On that night I learned more about how to be “good at hospitals” from Laurie like the perfect ratio of crushed ice to water. In my toolkit, I now have a procedure for how to help someone who can’t get out of bed to brush their teeth with a real toothbrush and toothpaste. Imagine, for a minute, what a simple pleasure that is. Laurie luxuriated in the task and it was a joy to watch.
When, addled from a recent dose of medication or a brief sleep, she said odd things, I went with it. Correcting someone in this state just causes anxiety and no one needs more of that. At one point she attempted to lean forward and spoke to me as if we were on a retreat.
L: “So Tamara, tell me what you want to get out of the weekend?”
T: “I’m sorry, what?”
L: “What do you want to get out of the weekend? Accomplishments? Set priorities?”
T: “…I think I’d like to work on letting go, on finding peace.”
She nodded, sat back and relaxed.
We talked about the expressions of love that surrounded her: the mountain of cards, the dresser-top full of flowers, the mini ice creams tucked in the freezer, the prayer shawl folded over the bottom of her bed rail where she could see it always. She told me who was responsible for the latter, a common Facebook friend, so when Laurie slept I made sure that Grace knew it was there. She told me the story of the Gracynjoy Prayer Shawl’s creation and how tribe members of Patti Digh’s Life Is a Verb Camp, at which Laurie presented in 2013, had wrapped themselves in the shawl to place within it their love, prayers and admiration before it was sent to Laurie.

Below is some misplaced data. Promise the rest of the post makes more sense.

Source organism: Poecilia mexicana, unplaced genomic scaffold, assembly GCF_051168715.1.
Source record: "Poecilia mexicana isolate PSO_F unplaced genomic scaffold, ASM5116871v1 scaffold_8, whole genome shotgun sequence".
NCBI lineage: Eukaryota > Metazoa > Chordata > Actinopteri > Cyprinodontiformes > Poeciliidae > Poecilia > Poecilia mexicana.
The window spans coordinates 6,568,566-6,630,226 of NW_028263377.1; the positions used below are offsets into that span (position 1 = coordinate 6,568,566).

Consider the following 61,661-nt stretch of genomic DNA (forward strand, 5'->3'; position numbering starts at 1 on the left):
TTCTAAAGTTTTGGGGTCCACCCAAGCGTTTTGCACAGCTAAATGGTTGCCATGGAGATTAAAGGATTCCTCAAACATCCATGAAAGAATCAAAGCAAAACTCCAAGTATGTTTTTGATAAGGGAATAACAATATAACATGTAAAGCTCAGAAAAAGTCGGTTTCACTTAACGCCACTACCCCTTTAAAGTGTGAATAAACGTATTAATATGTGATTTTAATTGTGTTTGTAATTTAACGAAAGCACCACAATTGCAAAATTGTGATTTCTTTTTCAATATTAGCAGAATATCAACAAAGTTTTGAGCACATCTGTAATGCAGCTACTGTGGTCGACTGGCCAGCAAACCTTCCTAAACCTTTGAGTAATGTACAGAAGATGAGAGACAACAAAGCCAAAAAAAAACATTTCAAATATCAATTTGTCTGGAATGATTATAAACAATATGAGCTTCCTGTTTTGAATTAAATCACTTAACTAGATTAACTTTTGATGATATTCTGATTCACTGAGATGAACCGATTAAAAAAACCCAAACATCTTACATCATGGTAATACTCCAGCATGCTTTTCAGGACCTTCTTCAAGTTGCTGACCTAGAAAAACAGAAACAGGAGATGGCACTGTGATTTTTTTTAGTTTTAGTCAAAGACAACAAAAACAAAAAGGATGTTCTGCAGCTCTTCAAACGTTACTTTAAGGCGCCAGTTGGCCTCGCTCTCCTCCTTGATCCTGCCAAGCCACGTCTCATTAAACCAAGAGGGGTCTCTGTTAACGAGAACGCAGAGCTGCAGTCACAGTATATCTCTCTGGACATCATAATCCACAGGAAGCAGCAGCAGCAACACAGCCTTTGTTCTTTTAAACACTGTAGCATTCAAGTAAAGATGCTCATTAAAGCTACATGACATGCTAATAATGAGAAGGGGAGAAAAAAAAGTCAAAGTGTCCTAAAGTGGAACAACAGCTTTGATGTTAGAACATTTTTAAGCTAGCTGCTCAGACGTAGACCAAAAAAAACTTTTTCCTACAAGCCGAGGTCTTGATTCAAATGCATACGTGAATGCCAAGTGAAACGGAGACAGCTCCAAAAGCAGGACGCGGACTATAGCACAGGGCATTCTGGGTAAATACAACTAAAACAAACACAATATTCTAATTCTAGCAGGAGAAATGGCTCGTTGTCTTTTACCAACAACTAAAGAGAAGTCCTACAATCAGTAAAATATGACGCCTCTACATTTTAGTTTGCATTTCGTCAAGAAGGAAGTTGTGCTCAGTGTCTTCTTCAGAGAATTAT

January 10, 2010 post on Ken’s Caring Bridge journal: “…The story here is that [Ken and his family are] deeply loved and this corner of the ICU waiting area is a calm raft where people are bound together by that love and caring for each other. We are praying together and feel your prayers, too. Thank you. Laurie”
That’s the story here too now. Laurie is on her own calm raft. Just as we did back in 2010, she and her family feel love surrounding them today. I can’t say it is easy but there is more peace. That’s what I pray for her now, deep peace.
It feels right that Laurie is leaving us this Lenten season, a time of reflection where we enter into the darkness before coming into the light of resurrection. (Well, as right as it can anyway.) This time last year Laurie felt called to create an online group where she shared her personal daily Lenten devotionals with others. This devotional is my final offering, in deed and prayer, to Laurie:
Dear God - Thank you for the life and love of Laurie. If there are angels personified, she is surely one. We are blessed to know and be inspired by her. Help us navigate the darkness that we begin to walk through as she enters into the light of pure love. Enfold her in your grace as we carry on changed and better for her presence in our lives. She is - and we are - transformed.
The last words I said to her were, “I love you, Laurie.” “I love you too,” are her final words to me. I will carry those always. Love lives on.
(Prayer Shawl collage photo credit: Laura Goyer Photography)